The mean preoperative vertical buccal bone loss was -10.46 ± 2.29 mm. In 55 sites a complete vertical bone regeneration to implant shoulder level was possible. In 4 cases an incomplete bone regeneration and in one case no buccal bone was found radiographically. The mean buccal bone level at implant site was 0.17 ± 1.86 mm coronal to reference level at final examination (Fig. 5). The buccal bone level increased by 10.64 ± 2.93 mm significantly (p < 0.001). The amount of vertical bone regeneration in the subgroup with CTG was 10.88 ± 2.74 mm compared to 10.32 ± 3.18 mm in the subgroup without CTG (p = 0.602). In the subgroup of smokers the vertical bone increase was 9.98 ± 2.14 mm. Non-smokers presented a vertical regeneration of 10.73 ± 3.02 mm. The difference did not reach the level of significance (p = 0.442).

Fig. 5
figure 5

Significant improvement of the buccal bone level from pre-operative to final examination (p < 0.001)

In the subgroup of a sloped implant shoulder configuration, the vertical bone increase was 11.08 ± 2.4 mm. Flat shoulder implants showed a vertical regeneration of 10.22 ± 3.33 mm. The difference did not reach the level of significance (p = 0.280).

Buccal bone thickness

Since there was a total loss of the buccal bone wall in all included cases at pre-operative examination with mean depths of 10.46 ± 2.29 mm (range, 6.54 to 15.17 mm), no buccal bone was present at the levels 1, 3, and 6 mm. The mean thickness of the buccal bone wall was 1.73 ± 1.08 mm at level 1 mm, 1.93 ± 1.22 mm at 3 mm and 1.83 ± 1.21 mm at 6 mm at the final follow-up examination.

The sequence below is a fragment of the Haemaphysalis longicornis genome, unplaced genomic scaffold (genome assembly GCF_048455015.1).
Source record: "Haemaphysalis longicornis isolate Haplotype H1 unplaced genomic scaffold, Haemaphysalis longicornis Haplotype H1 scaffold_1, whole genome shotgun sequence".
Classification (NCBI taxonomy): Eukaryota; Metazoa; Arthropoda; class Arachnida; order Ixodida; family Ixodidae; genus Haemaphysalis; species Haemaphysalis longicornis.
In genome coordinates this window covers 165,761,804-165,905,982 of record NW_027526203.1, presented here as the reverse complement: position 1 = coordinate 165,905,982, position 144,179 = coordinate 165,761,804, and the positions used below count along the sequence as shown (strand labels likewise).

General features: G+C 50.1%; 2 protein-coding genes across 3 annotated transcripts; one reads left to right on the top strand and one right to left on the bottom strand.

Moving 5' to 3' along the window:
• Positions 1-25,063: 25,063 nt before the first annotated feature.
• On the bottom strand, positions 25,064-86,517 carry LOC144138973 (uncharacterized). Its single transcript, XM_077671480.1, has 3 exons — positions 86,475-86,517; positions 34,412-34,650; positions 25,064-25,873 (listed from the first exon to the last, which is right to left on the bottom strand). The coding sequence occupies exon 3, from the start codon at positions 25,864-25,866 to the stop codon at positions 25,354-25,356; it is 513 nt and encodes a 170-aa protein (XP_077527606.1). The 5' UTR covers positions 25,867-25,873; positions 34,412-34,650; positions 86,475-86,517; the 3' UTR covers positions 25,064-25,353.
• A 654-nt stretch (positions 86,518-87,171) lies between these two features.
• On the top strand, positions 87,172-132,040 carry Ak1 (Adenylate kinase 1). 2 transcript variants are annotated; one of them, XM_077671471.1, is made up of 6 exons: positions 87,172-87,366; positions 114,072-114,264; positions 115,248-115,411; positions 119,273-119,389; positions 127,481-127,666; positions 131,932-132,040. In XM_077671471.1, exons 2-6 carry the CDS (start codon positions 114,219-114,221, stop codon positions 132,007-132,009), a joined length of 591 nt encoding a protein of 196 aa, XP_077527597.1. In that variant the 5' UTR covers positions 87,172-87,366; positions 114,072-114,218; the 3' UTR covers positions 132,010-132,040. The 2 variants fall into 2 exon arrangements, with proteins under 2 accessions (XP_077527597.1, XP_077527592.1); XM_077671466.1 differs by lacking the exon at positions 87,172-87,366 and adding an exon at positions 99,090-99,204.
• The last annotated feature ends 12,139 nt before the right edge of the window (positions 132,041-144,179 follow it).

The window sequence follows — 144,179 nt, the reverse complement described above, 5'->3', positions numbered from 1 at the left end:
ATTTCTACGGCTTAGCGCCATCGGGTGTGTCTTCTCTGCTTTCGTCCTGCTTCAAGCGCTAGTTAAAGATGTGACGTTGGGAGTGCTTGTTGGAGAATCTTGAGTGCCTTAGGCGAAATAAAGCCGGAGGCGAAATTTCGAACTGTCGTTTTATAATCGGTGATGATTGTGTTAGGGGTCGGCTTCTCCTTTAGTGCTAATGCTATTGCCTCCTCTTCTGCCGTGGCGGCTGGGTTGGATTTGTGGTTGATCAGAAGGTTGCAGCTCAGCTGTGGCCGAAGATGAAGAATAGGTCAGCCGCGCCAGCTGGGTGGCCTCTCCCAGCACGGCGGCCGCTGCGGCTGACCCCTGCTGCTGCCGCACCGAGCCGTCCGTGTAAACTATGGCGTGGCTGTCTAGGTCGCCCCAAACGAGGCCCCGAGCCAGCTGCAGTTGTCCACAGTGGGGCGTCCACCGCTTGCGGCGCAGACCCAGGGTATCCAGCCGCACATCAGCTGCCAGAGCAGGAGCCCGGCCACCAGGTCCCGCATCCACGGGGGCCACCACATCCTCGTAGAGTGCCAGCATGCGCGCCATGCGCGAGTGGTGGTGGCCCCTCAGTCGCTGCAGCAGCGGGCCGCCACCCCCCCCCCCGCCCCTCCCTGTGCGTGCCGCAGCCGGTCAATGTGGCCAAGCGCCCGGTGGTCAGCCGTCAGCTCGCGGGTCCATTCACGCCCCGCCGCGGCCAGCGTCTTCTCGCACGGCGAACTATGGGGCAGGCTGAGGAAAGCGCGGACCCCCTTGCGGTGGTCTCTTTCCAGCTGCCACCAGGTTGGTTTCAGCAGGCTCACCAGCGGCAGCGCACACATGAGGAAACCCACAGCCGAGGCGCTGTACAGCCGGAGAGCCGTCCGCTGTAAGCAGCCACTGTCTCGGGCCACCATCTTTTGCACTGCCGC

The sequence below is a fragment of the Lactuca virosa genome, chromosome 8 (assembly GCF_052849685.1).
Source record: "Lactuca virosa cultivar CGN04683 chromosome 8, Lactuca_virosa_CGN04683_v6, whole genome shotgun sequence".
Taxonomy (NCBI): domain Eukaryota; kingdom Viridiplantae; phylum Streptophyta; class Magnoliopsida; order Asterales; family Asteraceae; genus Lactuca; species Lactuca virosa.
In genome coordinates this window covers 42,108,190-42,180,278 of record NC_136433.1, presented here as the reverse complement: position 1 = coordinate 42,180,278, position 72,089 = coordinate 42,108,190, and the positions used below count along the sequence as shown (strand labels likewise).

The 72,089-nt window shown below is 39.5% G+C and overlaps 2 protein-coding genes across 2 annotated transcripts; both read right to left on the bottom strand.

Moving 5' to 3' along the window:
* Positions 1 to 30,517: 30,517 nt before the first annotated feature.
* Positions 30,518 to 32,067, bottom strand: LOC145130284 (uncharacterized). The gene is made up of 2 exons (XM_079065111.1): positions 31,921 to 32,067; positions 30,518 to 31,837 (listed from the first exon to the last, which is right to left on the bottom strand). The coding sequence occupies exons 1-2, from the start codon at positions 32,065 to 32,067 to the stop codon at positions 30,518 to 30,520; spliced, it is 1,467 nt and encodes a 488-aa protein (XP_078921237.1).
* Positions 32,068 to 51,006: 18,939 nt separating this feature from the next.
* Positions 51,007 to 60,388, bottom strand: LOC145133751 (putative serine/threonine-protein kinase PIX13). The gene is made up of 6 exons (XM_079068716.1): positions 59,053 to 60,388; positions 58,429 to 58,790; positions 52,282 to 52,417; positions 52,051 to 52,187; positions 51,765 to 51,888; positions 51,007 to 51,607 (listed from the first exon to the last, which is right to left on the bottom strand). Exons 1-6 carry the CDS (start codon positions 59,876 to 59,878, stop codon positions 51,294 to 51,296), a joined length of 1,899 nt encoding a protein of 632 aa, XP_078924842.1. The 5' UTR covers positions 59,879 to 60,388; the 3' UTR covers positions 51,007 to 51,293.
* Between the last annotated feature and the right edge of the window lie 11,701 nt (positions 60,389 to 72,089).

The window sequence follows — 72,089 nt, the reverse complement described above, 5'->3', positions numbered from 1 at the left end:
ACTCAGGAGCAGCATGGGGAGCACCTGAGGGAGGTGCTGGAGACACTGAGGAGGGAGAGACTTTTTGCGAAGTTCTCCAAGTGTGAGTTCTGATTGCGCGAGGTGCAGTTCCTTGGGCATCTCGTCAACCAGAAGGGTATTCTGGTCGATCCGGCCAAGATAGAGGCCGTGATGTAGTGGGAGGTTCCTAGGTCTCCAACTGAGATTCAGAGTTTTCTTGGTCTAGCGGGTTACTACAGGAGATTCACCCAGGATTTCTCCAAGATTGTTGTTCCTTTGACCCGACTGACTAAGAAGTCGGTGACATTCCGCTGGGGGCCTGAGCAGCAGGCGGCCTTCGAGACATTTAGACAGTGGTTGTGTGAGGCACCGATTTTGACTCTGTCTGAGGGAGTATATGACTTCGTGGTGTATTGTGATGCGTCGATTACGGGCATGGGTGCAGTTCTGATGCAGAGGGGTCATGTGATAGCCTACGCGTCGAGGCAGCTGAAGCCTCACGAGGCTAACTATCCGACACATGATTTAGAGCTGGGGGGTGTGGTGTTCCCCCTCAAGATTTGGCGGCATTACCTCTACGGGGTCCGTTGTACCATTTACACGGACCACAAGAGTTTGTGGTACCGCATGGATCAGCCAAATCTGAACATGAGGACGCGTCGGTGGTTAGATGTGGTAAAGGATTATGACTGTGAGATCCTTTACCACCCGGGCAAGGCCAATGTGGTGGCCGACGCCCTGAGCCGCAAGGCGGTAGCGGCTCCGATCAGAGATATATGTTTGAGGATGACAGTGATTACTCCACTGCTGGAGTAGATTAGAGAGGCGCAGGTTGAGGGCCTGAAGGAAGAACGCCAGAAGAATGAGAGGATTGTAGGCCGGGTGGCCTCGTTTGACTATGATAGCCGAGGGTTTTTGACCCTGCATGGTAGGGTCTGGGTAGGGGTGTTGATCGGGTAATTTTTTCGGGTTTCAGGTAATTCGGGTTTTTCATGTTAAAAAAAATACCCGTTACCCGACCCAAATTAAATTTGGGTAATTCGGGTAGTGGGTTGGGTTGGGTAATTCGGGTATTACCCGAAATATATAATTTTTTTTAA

The buccal bone wall was thicker in sites without CTG compared to sites with CTG at level 1 mm (2.10 ± 0.97 mm vs. 1.44 ± 1.09 mm, p = 0.015) (Fig. 6), at level 3 mm (2.20 ± 1.24 mm vs. 1.72 ± 1.18 mm, p = 0.095), and at level 6 mm (2.18 ± 1.33 mm vs. 1.56 ± 1.04 mm, p = 0.072). Additionally, the buccal bone wall was thicker in sites with thick vs. thin gingival biotype at level 1 mm (1.84 ± 1.18 mm vs. 1.56 ± 1.00 mm; p = 0.473), at level 3 mm (2.25 ± 1.29 mm vs. 1.46 ± 0.98 mm; p = 0.023), and at level 6 mm (2.16 ± 1.25 mm vs. 1.34 ± 1.01 mm; p = 0.016).